"One of our best marketing weapons is lunch," says Louis J. Cappelli, chairman of $550 million-asset Sterling National Bank in New York.
"Every day John C. Millman, our president, and I have lunch with lawyers, CPAs, and heads of businesses seeking credit in the $250,000 to $10 million range, right here in our dining room. They talk about themselves and their businesses. And most of the time, within a week of inviting a lawyer or accountant, we get a deal."
Wait a minute! Isn't this the community banking page? And isn't Sterling National Bank at 55th Street and Madison Avenue in New York? How can it be a community bank?
Listen to Cappelli and Millman talk, and you realize that they run just as much a community bank as any in the nation:
* Lou Cappelli has worked for Sterling for 44 of his 62 years. Millman has been with the bank for 17 years.
* Customers know both of them personally and feel comfortable calling them or other top officers and practically structuring a deal on the phone before they come in with the paperwork.
"They have a pretty good idea if the credit will fly on the first phone call," Cappelli says. We know them and can get a good picture of what they want in a couple of minutes."
* What they want may be as simple as the call Cappelli had a few weeks ago at 5:45 p.m. from a customer asking him, "Will you keep the bank open another half an hour for me to get some important checks in?"
Not only did Lou consider it not unusual for a customer to call him personally to have someone wait for the checks to arrive, but the person who waited was Lou!
In sum, even though it is in the heart of New York's East Side, this bank has all the attributes of a community bank. One way the Millman and Cappelli keep midsize firms and high-net-worth individuals happy is to centralize each relationship with a key officer.
This strategy avoids fragmenting the relationship among several departments or segregating it by type of business.
Employees phone clients to resolve exceptions promblems like overdrawn accounts, and strive to answer requests promptly.
What concerns Lou and John?
Naturally they worry about governmental micromanagement of the bank, capital adequacy, and the other issues that concern top management today. They also agonize over the future direction of the bank.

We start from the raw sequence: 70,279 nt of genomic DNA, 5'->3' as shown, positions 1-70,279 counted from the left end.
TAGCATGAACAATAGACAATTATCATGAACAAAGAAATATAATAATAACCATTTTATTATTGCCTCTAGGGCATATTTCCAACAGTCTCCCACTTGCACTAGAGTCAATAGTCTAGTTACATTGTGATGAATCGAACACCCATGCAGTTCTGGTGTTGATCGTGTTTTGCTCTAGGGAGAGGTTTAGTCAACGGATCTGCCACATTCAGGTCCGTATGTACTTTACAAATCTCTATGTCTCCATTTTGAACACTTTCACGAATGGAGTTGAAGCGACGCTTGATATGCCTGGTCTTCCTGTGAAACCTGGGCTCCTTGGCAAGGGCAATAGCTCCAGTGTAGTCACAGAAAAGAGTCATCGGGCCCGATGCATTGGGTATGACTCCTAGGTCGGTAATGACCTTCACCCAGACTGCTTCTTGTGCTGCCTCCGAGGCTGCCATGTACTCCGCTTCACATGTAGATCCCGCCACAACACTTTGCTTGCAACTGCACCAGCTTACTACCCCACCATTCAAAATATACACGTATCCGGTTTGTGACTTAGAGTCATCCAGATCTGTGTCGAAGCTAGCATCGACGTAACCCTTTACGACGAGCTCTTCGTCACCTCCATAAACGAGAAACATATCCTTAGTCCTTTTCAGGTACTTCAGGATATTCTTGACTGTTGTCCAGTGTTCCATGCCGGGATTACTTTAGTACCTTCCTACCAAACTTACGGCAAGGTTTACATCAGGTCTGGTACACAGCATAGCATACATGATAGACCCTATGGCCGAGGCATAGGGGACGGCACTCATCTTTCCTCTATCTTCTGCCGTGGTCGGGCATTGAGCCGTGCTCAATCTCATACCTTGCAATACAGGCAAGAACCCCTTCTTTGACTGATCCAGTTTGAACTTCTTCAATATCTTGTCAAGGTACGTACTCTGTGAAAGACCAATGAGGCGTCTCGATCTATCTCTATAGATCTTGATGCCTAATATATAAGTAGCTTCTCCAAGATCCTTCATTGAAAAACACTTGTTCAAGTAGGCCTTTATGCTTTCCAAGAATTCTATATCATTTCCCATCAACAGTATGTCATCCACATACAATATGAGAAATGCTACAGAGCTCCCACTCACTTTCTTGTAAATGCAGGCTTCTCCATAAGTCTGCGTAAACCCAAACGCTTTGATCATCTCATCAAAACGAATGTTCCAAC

"To grow and to improve profits and shareholder value is the name of the game" says Cappelli, who became CEO of the holding company that owns Sterling just last year.
This was after several decades of management by a team that stressed super-conservatism, capital strength, and extreme caution in lending. The team was headed by Ted Silbert, who kept tight reins on the bank until he died, well into his 80s.
"Snould we grow for growth's sake?" asks Cappelli. "We could get real economies of scale by acquiring other institutions within a radius of a two-hour driving time that have similar types of operations and where the reduction of redundant personnel could bring real bottom-line results.
"The problem here is knowing what you are buying," Cappelli says.
Another alternative is to try to develop a network with other community banks around the country that are stressing mid-market loans and service to wealthy individuals.
"We could earn well by selling our talent," Millman says.
One issue that concerns Lou Cappelli is what type of person to pick for vacancies as they occur on the board of directors.
Sterling's board has always included distinguished names -- a former New York City mayor, retired top bankers -- a legacy of the Silbert regime.
"I need board members who can both add stature to the bank and help us formulate and achieve our business goals," Lou says.
Should new board members be picked for their marketing strengths and ability to bring in new business, or should for their ability to advise top management in areas where the bank could use their expertise.
While these are issues that Lou and John agonize over, one thing is clear; They have no trouble getting people to join their board.
So, community bankers around the nation, does Sterling's operation and do its problems sound just like yours? Sure.
What is shows is that community banking is a state of mind -- that the customer is No. 1 and is a person rather than a number.
This is community banking's strong suit. And it can be played on Madison Avenue just as well as in any small town.